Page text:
Poor trauma documentation — how to spot it and how to talk about it with providers

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Good trauma data starts with good documentation. When providers fail to document care accurately, the trauma registry ends up with lower quality data. This can undermine trauma quality and PI initiatives, and it can also reduce trauma program reimbursement.

In our experience, there are two keys to improving trauma documentation — knowing how to spot under-documentation and knowing how to talk to trauma providers about documentation gaps.

Signs of poor trauma documentation

In most instances, poor trauma documentation is a failure to document injuries and complications as specifically as possible. The majority of problems fall into three specific injury categories:

Closed head injury. If a provider documents “closed head injury” with no other information, the appropriate Abbreviated Injury Scale (AIS) descriptor is “head injury, not further specified.” This will yield an AIS value of 9 (not specific), which does not generate an Injury Severity Scale (ISS) value.

Most head injury cases should have more detail. Focus on two questions:

  • Did the patient suffer a concussion? Convincing evidence of head injury coupled with a medical diagnosis of concussion will generate an ISS of 1. If adequate documentation is missing from the physician history and physical (H&P), check the discharge note.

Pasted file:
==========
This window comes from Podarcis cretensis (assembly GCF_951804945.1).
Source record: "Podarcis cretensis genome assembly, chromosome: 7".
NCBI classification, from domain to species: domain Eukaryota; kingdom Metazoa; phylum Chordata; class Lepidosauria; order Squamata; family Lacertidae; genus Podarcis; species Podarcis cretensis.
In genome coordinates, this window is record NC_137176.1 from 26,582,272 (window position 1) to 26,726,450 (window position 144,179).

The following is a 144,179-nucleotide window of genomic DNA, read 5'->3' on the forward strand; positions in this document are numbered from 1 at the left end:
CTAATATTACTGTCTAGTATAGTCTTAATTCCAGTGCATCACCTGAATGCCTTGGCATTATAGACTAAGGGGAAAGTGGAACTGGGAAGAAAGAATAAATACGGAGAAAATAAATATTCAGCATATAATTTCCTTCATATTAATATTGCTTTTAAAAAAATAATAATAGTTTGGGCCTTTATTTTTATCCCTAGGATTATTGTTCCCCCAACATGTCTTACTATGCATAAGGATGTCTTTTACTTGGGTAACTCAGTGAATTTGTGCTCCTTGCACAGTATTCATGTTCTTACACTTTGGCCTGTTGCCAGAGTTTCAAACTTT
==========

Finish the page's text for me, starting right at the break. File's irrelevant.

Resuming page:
• Did the patient experience loss of consciousness? Properly documented loss of consciousness (LOC) can increase the ISS significantly. Remember that self-report or bystander report is insufficient. To be included in the trauma registry, LOC must be observed by a physician, physician assistant, nurse practitioner or prehospital provider and documented in the medical record. Adequate documentation will also include time parameters. Brief LOC yields an ISS of 4, while LOC between 1 and 6 hours will generate an ISS of 9.

Blunt chest injury. If a provider documents “blunt chest injury” with no other details, the appropriate AIS descriptor is “injury to thorax, not further specified.” Again, this will not generate an ISS score. Documentation of rib fracture is helpful, but “multiple rib fractures” with no further specifics will generate an ISS of only 4.

Once more, there is almost always more detail that can be captured. The key questions are:

  • How many ribs were fractured? If 3 or more ribs were broken, the appropriate AIS code will generate an ISS of 9.
  • Does the injury qualify as flail chest? If the patient has flail chest involving 6 or more ribs, the ISS is 16. If the diagnosis is bilateral flail, the ISS will be 25.

Blunt abdominal injury. The story is the same — documentation of “blunt abdominal injury” alone translates into an ISS of zero. Explore three questions:

  • Did the patient suffer a contusion of the abdomen? Check the H&P, the ED provider notes or even the EMS report to see if any provider documented contusion.
  • Were there any hematomas? Again, provider documentation might be available in the provider H&P or notes from the ED or EMS.
  • Were there any abrasions? While abrasions are often missing from the medical record, they may be documented in the EMS trip sheet.